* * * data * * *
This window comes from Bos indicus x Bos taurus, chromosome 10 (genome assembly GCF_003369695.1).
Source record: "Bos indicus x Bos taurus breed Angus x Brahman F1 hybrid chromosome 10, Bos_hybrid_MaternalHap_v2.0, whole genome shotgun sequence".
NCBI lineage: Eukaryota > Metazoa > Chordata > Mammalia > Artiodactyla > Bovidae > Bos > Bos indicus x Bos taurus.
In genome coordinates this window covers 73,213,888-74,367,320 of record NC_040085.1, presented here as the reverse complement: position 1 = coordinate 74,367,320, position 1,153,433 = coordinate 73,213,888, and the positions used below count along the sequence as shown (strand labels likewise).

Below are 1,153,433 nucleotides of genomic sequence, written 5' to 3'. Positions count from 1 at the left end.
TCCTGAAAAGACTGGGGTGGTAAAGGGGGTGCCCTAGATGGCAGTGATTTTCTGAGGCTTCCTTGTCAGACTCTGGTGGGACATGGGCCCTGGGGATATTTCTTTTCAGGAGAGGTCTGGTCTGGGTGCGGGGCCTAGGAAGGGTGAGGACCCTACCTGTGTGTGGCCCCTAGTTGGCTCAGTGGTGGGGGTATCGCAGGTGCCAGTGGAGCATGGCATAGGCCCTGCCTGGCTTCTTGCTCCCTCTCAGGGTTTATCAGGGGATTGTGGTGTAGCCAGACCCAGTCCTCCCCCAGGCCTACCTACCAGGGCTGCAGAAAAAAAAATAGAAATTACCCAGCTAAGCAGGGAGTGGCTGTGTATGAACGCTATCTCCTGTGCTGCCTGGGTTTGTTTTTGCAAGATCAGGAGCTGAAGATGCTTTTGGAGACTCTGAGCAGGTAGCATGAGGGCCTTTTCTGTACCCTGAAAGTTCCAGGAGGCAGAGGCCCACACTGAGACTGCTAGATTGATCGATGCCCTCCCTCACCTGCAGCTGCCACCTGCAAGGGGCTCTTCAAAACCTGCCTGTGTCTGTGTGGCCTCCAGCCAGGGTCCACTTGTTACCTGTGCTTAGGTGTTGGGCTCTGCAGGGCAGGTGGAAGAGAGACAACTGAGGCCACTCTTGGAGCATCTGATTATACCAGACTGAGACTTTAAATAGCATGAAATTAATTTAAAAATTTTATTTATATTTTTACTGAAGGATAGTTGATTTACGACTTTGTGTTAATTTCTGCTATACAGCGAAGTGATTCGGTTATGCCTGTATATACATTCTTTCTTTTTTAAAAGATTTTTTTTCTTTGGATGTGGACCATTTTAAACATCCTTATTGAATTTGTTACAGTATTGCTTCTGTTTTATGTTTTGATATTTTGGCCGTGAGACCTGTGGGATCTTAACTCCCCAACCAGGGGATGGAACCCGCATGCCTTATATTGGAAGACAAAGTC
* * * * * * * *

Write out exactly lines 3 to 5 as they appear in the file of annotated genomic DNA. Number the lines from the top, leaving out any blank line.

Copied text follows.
NCBI lineage: Eukaryota > Metazoa > Chordata > Mammalia > Artiodactyla > Bovidae > Bos > Bos indicus x Bos taurus.
In genome coordinates this window covers 73,213,888-74,367,320 of record NC_040085.1, presented here as the reverse complement: position 1 = coordinate 74,367,320, position 1,153,433 = coordinate 73,213,888, and the positions used below count along the sequence as shown (strand labels likewise).

Below are 1,153,433 nucleotides of genomic sequence, written 5' to 3'. Positions count from 1 at the left end.